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A First Look at David Bentley Hart's New Testament.

Last week I received my copy of David Bentley Hart's translation of the New Testament. The first of his books that I ever read was Atheist Delusions, which I found so entertaining and helpful, that in fairly short order I bought and read The Beauty of the Infinite, In the Aftermath and The Doors of the Sea. For a while now I have been reading The Experience of God. Hart is not always easy to read, not because he writes badly, but because he writes well. His arguments are strong, clear, concisely and cogently reasoned but are often complex. He is enormously erudite and has a bigger vocabulary than anyone I have read for a long time.  Other writers, of course, know lots of big words, especially academics, who speak to each other in that siloed, obtuse, opaque  dialect particular to universities, but David Bentley Hart, while not lacking in academic street cred, isn't like that. When I read his books I always have a dictionary to hand, as about every second page there will be a word I  don't remember encountering before, and which will invariably have been used because it is precisely, exquisitely, accurately appropriate.

He is quite polemical. His arguments are robust and he exhibits little patience with those whose arguments are not so. I'm always glad when he's on my side.

When I read, last year sometime, that he was publishing a translation of the New Testament, I immediately pre-ordered one, and that was what was inside the latest brown box from Amazon. It's a plain, and elegant book, 577 pages on good quality paper, and nicely bound. It contains a 35 page introduction in which he explains his philosophy of translation and a Concluding Scientific Postscript of 44 pages in which he gives some detail about why he has chosen some particular ways of rendering specific passages. These 79 pages alone are worth the price of the book.

He has made a point of trying to render, in English, something of the style of the Greek. The New Testament is a collection of occasional documents written by people who were not professional writers or scholars. Their Greek ranges from barbarous to mediocre, but what it lacks in style it makes up for in the immediacy and richness of the experience which underlies it. The translations we have to date all, for the sake of clarity and decency,  tidy up the grammar and lose much of the freshness and power of the original. Nearly every translation has been produced by a committee in a process which tends to "flatten" the text by avoiding controversial or adventurous renderings. Nearly every translation committee, further, has translated from the standpoint of a particular theology and has, in places, obscured the meaning of the text in order to promote what they see as the "true" meaning of the text. Hart is particularly scathing about the NIV and the TEV in this regard.

My Greek is patchy but I can read the Greek New Testament  well enough to appreciate what Hart is saying, and well enough to appreciate what a masterful job he has done of accurately capturing the essence of the text. He has consciously avoided putting his own style into his translation, except in one area. He can't escape his erudition, and although he does a great job of mimicking the loose grammar of the writers, he can't bring himself to emulate their limited palate of words. His vocabulary is varied and inventive, but always, on investigation, precisely accurate.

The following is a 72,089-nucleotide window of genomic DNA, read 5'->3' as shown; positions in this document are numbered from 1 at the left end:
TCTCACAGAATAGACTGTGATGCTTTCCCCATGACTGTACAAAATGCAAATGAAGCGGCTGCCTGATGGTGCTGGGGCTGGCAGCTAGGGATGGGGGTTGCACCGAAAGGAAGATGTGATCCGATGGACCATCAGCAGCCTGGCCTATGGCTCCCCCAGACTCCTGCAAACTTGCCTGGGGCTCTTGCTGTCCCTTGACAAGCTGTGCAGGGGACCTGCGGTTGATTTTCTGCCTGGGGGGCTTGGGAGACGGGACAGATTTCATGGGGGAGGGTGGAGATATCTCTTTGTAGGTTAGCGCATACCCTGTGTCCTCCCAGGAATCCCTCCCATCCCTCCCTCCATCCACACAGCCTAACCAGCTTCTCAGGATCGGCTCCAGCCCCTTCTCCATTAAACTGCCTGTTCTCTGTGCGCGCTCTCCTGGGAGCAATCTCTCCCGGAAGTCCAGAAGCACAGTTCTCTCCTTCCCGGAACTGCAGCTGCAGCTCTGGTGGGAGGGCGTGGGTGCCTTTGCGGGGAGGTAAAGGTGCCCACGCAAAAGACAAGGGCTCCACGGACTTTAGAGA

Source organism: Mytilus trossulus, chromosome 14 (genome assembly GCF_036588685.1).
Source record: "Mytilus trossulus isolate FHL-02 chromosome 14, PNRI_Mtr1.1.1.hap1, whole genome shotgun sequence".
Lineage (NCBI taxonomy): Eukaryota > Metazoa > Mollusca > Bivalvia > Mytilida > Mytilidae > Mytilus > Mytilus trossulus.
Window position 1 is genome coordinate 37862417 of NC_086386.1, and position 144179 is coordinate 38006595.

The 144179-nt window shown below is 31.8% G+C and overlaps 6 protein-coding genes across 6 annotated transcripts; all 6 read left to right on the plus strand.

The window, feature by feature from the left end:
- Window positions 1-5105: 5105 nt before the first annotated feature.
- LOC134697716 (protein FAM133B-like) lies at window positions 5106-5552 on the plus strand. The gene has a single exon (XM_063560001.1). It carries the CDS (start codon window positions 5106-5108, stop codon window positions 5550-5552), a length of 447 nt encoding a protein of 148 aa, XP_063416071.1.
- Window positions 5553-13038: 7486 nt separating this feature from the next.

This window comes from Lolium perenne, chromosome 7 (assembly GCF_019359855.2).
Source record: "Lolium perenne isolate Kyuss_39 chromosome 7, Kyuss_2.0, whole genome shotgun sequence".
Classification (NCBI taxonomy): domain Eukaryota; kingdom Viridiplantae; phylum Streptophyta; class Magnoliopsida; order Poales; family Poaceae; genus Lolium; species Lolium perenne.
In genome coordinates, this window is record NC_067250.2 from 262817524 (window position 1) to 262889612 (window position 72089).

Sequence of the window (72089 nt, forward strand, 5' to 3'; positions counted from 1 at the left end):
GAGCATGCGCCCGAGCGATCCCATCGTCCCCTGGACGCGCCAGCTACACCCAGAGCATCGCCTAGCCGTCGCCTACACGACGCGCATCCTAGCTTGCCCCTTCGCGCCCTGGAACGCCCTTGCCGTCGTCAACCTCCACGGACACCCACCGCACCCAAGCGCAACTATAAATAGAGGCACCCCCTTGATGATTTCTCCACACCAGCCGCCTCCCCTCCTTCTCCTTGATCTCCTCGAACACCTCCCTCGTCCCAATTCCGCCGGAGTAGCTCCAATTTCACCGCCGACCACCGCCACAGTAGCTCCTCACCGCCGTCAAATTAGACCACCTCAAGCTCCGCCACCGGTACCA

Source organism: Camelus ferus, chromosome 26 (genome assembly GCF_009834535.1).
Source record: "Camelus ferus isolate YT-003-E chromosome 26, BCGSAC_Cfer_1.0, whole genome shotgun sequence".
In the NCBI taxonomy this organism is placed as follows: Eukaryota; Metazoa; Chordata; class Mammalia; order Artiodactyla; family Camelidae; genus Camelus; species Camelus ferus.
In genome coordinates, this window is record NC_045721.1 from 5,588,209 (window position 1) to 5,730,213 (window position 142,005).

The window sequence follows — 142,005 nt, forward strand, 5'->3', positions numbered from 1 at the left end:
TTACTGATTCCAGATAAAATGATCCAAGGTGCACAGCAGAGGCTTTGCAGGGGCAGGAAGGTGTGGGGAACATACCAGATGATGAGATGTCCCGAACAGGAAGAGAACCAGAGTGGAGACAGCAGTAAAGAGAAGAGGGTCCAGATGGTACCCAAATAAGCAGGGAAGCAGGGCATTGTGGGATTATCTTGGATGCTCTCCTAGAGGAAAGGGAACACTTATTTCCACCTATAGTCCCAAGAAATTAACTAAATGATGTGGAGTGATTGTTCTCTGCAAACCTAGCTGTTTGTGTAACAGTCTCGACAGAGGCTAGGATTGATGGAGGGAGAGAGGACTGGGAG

Early in the piece, for example, reading Matthew 6, his translation of vs 2 is when you give alms, therefore,do not trumpet it aloud before you, as those who are playacting do in the synagogues...
I thought that in the word playacting he was indulging in a little Eugene Peterson style paraphrasing, but I looked it up, and sure enough, ὑποκριταὶ (hypokritai) means "actors". David Bentley Hart was being, as usual, absolutely precise and accurate. And this passage which I have read countless times, in Greek and in English, took on new life. "Hypocrite" is a vague sort of word. It's application is usually a matter of opinion, and often owes much to misunderstanding of people's motives and circumstance. But playacting! That's deliberate, and knowing and precise. I immediately had a picture of myself as a young Christian, walking to church with my Christian flatmates. I remembered that as we neared the hall where our Pentecostal assembly met, the number of praise the lords and hallelujah brother!s in the conversation increased, until by the time we reached the place we were so holy we were walking eight inches above the ground. Playacting. And how we did that, because (as I now realise) all the other 996 people in the hall were also playacting, and together we were all writing the script for each other to follow. I thought of countless Anglican services, not so much playacting, really, as a scripted rehearsal. The New Testament, when it is read as accurately as we can get it, has the power to subvert the most dearly held illusions we hold about ourselves.

I suspect, that also true to form, Hart 's intentions are at least in part polemical. Rather than arguing, he is presenting the New Testament as accurately and as clearly as his vast knowledge permits, and allowing it to demolish those fanciful theological structures we have built on it. Many of our most cherished doctrines, be assured, won't stand too much close contact with the unadorned New Testament text. This is a wonderful book. Be warned.    


Jonathan said…
Some time ago I bought a copy of "Jesus and the Forgotten City" (Sepphoris) which substantially altered my view of Jesus' growing-up context. Nazareth might have been a backwater, but well under a half day walk to a rather cosmopolitan city complete with theatre. So, plenty of hypokritai (in the positive sense of the word) to be seen! Jonathan.

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